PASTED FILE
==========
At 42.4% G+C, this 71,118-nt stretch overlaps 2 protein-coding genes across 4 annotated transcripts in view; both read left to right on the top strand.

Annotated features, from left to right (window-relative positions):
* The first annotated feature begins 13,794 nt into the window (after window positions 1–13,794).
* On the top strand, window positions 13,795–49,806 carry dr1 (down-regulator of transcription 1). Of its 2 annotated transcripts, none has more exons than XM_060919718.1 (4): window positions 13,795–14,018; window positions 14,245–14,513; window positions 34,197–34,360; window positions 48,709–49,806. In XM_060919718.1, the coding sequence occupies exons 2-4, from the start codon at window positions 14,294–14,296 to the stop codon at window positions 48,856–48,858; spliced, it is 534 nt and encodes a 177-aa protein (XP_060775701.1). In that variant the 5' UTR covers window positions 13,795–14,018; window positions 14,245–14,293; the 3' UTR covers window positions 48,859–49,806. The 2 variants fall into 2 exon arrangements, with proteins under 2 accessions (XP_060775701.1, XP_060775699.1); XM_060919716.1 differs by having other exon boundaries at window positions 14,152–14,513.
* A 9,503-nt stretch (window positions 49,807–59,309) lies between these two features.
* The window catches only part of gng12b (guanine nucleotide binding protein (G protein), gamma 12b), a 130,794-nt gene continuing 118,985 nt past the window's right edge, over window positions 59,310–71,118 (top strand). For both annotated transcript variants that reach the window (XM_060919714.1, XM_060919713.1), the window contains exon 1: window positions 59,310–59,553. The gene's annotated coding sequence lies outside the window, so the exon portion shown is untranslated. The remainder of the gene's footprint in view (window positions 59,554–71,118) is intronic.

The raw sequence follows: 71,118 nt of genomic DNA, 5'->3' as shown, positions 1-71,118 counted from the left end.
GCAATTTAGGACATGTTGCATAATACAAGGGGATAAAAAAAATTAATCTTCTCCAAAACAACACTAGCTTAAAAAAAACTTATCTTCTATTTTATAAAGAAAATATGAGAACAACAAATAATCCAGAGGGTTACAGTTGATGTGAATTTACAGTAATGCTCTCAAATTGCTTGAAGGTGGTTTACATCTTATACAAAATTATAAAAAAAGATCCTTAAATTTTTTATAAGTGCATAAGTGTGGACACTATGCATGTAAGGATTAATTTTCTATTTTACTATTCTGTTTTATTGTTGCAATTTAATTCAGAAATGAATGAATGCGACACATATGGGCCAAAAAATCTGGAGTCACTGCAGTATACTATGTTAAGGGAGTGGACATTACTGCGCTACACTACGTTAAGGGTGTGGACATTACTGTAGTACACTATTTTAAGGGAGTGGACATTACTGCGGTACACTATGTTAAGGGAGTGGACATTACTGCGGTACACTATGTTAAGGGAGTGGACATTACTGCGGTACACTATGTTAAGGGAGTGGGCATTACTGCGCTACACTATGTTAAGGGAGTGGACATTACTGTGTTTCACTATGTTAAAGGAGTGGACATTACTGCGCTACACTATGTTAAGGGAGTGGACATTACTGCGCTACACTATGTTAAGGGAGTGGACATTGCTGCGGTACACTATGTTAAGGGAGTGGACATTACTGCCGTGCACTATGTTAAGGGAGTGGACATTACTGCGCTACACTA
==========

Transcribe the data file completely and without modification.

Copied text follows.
At 42.4% G+C, this 71,118-nt stretch overlaps 2 protein-coding genes across 4 annotated transcripts in view; both read left to right on the top strand.

Annotated features, from left to right (window-relative positions):
* The first annotated feature begins 13,794 nt into the window (after window positions 1–13,794).
* On the top strand, window positions 13,795–49,806 carry dr1 (down-regulator of transcription 1). Of its 2 annotated transcripts, none has more exons than XM_060919718.1 (4): window positions 13,795–14,018; window positions 14,245–14,513; window positions 34,197–34,360; window positions 48,709–49,806. In XM_060919718.1, the coding sequence occupies exons 2-4, from the start codon at window positions 14,294–14,296 to the stop codon at window positions 48,856–48,858; spliced, it is 534 nt and encodes a 177-aa protein (XP_060775701.1). In that variant the 5' UTR covers window positions 13,795–14,018; window positions 14,245–14,293; the 3' UTR covers window positions 48,859–49,806. The 2 variants fall into 2 exon arrangements, with proteins under 2 accessions (XP_060775701.1, XP_060775699.1); XM_060919716.1 differs by having other exon boundaries at window positions 14,152–14,513.
* A 9,503-nt stretch (window positions 49,807–59,309) lies between these two features.
* The window catches only part of gng12b (guanine nucleotide binding protein (G protein), gamma 12b), a 130,794-nt gene continuing 118,985 nt past the window's right edge, over window positions 59,310–71,118 (top strand). For both annotated transcript variants that reach the window (XM_060919714.1, XM_060919713.1), the window contains exon 1: window positions 59,310–59,553. The gene's annotated coding sequence lies outside the window, so the exon portion shown is untranslated. The remainder of the gene's footprint in view (window positions 59,554–71,118) is intronic.

The raw sequence follows: 71,118 nt of genomic DNA, 5'->3' as shown, positions 1-71,118 counted from the left end.
GCAATTTAGGACATGTTGCATAATACAAGGGGATAAAAAAAATTAATCTTCTCCAAAACAACACTAGCTTAAAAAAAACTTATCTTCTATTTTATAAAGAAAATATGAGAACAACAAATAATCCAGAGGGTTACAGTTGATGTGAATTTACAGTAATGCTCTCAAATTGCTTGAAGGTGGTTTACATCTTATACAAAATTATAAAAAAAGATCCTTAAATTTTTTATAAGTGCATAAGTGTGGACACTATGCATGTAAGGATTAATTTTCTATTTTACTATTCTGTTTTATTGTTGCAATTTAATTCAGAAATGAATGAATGCGACACATATGGGCCAAAAAATCTGGAGTCACTGCAGTATACTATGTTAAGGGAGTGGACATTACTGCGCTACACTACGTTAAGGGTGTGGACATTACTGTAGTACACTATTTTAAGGGAGTGGACATTACTGCGGTACACTATGTTAAGGGAGTGGACATTACTGCGGTACACTATGTTAAGGGAGTGGACATTACTGCGGTACACTATGTTAAGGGAGTGGGCATTACTGCGCTACACTATGTTAAGGGAGTGGACATTACTGTGTTTCACTATGTTAAAGGAGTGGACATTACTGCGCTACACTATGTTAAGGGAGTGGACATTACTGCGCTACACTATGTTAAGGGAGTGGACATTGCTGCGGTACACTATGTTAAGGGAGTGGACATTACTGCCGTGCACTATGTTAAGGGAGTGGACATTACTGCGCTACACTA